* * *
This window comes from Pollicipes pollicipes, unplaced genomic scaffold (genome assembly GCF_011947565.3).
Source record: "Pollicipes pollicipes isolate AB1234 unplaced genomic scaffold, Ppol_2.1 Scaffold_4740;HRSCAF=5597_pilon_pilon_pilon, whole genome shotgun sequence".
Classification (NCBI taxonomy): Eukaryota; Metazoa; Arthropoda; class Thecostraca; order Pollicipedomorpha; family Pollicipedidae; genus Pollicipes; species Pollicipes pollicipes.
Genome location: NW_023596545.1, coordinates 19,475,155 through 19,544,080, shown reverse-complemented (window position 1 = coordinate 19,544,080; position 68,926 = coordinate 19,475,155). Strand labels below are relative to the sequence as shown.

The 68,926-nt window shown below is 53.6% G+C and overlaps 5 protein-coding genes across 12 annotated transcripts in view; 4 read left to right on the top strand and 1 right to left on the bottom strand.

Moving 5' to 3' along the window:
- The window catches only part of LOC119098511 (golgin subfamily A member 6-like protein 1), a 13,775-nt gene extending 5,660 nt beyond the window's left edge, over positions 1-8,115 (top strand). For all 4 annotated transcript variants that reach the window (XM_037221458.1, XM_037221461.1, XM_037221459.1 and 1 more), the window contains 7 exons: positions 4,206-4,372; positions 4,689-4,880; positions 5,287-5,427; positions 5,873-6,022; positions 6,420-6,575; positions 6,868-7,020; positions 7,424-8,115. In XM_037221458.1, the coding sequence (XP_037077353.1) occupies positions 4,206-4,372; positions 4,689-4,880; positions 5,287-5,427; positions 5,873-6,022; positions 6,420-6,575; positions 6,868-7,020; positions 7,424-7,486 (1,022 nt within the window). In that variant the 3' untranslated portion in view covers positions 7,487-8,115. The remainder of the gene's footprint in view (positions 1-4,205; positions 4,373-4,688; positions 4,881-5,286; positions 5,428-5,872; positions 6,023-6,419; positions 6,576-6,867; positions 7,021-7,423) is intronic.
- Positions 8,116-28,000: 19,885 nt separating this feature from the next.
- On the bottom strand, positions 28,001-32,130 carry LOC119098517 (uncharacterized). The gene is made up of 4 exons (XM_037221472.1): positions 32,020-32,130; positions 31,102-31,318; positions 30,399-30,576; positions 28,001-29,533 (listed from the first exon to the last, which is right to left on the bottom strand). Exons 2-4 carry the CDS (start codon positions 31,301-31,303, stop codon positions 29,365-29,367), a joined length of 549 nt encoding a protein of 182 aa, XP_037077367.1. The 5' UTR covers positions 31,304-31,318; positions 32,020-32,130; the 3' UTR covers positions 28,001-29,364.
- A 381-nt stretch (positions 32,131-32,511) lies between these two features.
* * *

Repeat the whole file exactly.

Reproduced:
This window comes from Pollicipes pollicipes, unplaced genomic scaffold (genome assembly GCF_011947565.3).
Source record: "Pollicipes pollicipes isolate AB1234 unplaced genomic scaffold, Ppol_2.1 Scaffold_4740;HRSCAF=5597_pilon_pilon_pilon, whole genome shotgun sequence".
Classification (NCBI taxonomy): Eukaryota; Metazoa; Arthropoda; class Thecostraca; order Pollicipedomorpha; family Pollicipedidae; genus Pollicipes; species Pollicipes pollicipes.
Genome location: NW_023596545.1, coordinates 19,475,155 through 19,544,080, shown reverse-complemented (window position 1 = coordinate 19,544,080; position 68,926 = coordinate 19,475,155). Strand labels below are relative to the sequence as shown.

The 68,926-nt window shown below is 53.6% G+C and overlaps 5 protein-coding genes across 12 annotated transcripts in view; 4 read left to right on the top strand and 1 right to left on the bottom strand.

Moving 5' to 3' along the window:
- The window catches only part of LOC119098511 (golgin subfamily A member 6-like protein 1), a 13,775-nt gene extending 5,660 nt beyond the window's left edge, over positions 1-8,115 (top strand). For all 4 annotated transcript variants that reach the window (XM_037221458.1, XM_037221461.1, XM_037221459.1 and 1 more), the window contains 7 exons: positions 4,206-4,372; positions 4,689-4,880; positions 5,287-5,427; positions 5,873-6,022; positions 6,420-6,575; positions 6,868-7,020; positions 7,424-8,115. In XM_037221458.1, the coding sequence (XP_037077353.1) occupies positions 4,206-4,372; positions 4,689-4,880; positions 5,287-5,427; positions 5,873-6,022; positions 6,420-6,575; positions 6,868-7,020; positions 7,424-7,486 (1,022 nt within the window). In that variant the 3' untranslated portion in view covers positions 7,487-8,115. The remainder of the gene's footprint in view (positions 1-4,205; positions 4,373-4,688; positions 4,881-5,286; positions 5,428-5,872; positions 6,023-6,419; positions 6,576-6,867; positions 7,021-7,423) is intronic.
- Positions 8,116-28,000: 19,885 nt separating this feature from the next.
- On the bottom strand, positions 28,001-32,130 carry LOC119098517 (uncharacterized). The gene is made up of 4 exons (XM_037221472.1): positions 32,020-32,130; positions 31,102-31,318; positions 30,399-30,576; positions 28,001-29,533 (listed from the first exon to the last, which is right to left on the bottom strand). Exons 2-4 carry the CDS (start codon positions 31,301-31,303, stop codon positions 29,365-29,367), a joined length of 549 nt encoding a protein of 182 aa, XP_037077367.1. The 5' UTR covers positions 31,304-31,318; positions 32,020-32,130; the 3' UTR covers positions 28,001-29,364.
- A 381-nt stretch (positions 32,131-32,511) lies between these two features.